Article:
Office buildingsMany businesses do not own the structure in which they operate. Rather, you may lease that space from another company or individual. This may be a large building with multiple tenant locations. It could be a single structure that your company occupies fully.

In these situations, your company still needs commercial property insurance. How much, and what it covers, can differ from one organization to the next.

What Is Commercial Property Insurance?

This business insurance helps protect the company from losses related to damage to the structure. It pays to protect the structure, contents, and other assets your company owns. If you were to own the building outright, the business would require comprehensive commercial property coverage to protect the entire structure, parking lot, signage, and any other component of real property attached to the structure.

When you lease real property, though, who pays for the commercial property insurance? In most cases, tenants are responsible for obtaining their own commercial property insurance. This property insurance should usually cover:

  • The tenant’s portion of the building. This should include things such as structural walls and fixtures within your area
  • Your company’s inventory
  • Your company’s assets such as furnishings
  • Computer equipment

Commercial property insurance for leased properties usually does not cover the actual structure itself. Rather, it is generally the property owner's job to have insurance on the structure. This type of insurance will not usually protect the tenant from losses related to perils. Rather, it provides protection for the owner’s investment (the building and its equipment). For this reason, all tenants should have their own coverage in place to minimize the risks associated with loss.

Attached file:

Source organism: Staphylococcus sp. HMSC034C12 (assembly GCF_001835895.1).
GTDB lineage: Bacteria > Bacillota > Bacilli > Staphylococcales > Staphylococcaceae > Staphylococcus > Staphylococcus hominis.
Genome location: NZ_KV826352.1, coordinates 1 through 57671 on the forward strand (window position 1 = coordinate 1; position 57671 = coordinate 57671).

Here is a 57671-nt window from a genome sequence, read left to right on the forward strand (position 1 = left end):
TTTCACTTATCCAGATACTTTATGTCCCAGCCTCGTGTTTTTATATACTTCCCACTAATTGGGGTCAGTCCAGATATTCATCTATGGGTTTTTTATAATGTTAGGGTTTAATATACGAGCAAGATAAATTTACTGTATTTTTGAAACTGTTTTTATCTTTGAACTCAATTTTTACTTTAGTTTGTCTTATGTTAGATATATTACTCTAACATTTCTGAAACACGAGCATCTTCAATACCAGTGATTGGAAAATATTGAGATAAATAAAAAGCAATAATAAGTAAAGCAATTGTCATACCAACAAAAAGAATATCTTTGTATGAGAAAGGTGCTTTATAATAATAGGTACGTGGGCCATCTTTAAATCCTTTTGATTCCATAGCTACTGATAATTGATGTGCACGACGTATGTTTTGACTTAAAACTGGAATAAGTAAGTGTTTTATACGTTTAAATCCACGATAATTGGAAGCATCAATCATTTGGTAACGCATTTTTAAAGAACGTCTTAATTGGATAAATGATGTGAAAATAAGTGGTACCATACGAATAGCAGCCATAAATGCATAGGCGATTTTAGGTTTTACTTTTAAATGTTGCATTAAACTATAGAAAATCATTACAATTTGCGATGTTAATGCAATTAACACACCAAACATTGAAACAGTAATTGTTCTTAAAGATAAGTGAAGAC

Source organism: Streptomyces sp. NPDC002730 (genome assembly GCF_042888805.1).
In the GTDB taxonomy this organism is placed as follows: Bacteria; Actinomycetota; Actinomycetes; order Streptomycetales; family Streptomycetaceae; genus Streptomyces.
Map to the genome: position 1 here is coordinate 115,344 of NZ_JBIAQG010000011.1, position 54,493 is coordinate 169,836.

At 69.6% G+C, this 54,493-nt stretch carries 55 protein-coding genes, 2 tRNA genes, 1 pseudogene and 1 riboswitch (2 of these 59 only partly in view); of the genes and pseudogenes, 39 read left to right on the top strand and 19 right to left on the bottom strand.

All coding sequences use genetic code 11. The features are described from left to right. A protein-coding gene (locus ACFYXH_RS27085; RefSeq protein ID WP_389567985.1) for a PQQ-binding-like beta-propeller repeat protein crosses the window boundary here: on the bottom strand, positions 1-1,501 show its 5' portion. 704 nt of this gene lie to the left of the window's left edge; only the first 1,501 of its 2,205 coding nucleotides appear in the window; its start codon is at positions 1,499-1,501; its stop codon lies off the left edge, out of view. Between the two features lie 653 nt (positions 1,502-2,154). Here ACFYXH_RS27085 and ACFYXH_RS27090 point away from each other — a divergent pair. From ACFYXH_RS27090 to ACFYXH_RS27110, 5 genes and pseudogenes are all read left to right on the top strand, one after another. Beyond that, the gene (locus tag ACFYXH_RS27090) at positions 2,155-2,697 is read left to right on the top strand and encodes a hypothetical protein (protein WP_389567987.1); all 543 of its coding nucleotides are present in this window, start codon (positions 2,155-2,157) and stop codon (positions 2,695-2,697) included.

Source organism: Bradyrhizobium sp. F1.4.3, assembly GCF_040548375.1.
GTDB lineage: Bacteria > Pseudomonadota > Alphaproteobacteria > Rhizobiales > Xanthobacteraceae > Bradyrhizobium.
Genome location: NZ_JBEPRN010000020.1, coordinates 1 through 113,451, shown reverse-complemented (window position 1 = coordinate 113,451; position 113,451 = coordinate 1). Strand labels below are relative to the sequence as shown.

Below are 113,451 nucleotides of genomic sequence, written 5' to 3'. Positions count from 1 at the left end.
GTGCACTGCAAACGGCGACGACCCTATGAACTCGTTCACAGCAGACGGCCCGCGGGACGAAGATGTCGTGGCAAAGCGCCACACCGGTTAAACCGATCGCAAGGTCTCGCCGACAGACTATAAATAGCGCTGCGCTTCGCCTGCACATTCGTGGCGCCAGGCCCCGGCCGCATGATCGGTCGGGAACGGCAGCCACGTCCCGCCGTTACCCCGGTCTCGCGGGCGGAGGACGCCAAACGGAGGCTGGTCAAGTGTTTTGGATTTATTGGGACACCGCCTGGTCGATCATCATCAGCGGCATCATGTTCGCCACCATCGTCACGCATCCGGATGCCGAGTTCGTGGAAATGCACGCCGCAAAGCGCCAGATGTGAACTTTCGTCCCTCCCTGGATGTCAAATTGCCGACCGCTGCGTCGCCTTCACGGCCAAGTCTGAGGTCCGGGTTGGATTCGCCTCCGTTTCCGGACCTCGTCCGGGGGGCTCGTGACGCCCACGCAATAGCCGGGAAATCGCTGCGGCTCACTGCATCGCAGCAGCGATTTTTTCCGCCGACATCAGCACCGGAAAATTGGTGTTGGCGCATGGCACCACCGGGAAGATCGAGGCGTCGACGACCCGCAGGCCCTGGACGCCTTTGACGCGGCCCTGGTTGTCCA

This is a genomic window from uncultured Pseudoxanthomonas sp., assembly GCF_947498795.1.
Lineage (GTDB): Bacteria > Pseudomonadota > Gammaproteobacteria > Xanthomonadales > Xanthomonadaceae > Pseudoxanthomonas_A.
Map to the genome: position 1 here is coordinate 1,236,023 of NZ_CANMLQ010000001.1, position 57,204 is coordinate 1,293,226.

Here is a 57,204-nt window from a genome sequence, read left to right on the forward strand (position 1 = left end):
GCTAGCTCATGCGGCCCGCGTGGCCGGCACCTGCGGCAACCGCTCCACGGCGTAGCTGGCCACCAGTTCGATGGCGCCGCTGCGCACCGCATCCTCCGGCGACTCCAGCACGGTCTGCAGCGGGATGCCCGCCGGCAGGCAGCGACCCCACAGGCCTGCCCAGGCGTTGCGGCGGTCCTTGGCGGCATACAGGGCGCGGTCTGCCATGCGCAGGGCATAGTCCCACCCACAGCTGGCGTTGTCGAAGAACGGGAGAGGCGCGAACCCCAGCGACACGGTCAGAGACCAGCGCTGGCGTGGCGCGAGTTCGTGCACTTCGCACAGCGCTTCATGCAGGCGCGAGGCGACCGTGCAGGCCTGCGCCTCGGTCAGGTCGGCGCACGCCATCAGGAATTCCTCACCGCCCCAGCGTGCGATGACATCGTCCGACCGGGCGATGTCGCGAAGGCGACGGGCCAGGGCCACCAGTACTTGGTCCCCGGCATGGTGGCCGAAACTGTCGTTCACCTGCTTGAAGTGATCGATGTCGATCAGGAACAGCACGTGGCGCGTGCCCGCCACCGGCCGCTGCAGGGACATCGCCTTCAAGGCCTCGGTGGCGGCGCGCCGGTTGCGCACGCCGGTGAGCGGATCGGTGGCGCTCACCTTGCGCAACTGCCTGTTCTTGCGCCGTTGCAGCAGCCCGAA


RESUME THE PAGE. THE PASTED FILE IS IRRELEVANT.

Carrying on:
If you are moving into a new structure, speak to the owner about the type of commercial property insurance in place. Learn what it covers and what it does not. Ask for a copy of the policy to know what type of business insurance you need to safeguard your investment. Without this coverage, a fire could destroy the building, including your business, and you would not have the protection you need to replace what you lost.

Commercial property insurance is necessary for nearly all types of businesses. Without it, your company could suffer losses after a fire, storm, theft or vandalism. This is one of the most valuable and key types of business insurance available.

We can help you get the Oakland commercial property insurance you need. Call us at 925.737.1560 for more information.

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John Archuleta said...
My landlord continues to charge me every month for a liability to landlord insurance fee that she had purchased way before I moved into her shared living apartment building is it legal for her to charge me its her policy I thought I had to purchase my own insurance I didnt think it was legal for her to charge me for something that she bought thats like saying Im going to buy insurance on my car but Im going to charge you for it every month doesnt sound right to beable to force someone to pay could you please please give me some information on this matter
Craig Williams said...
Residential tenants are generally well protected by regulations. Your question may be specific to what state you are in and is really more of a legal question to ask. You may want to consult with an attorney in your state. Aside from that, Id refer you to what your lease says. If its not in the lease, I dont know how your landlord can charge you for it.
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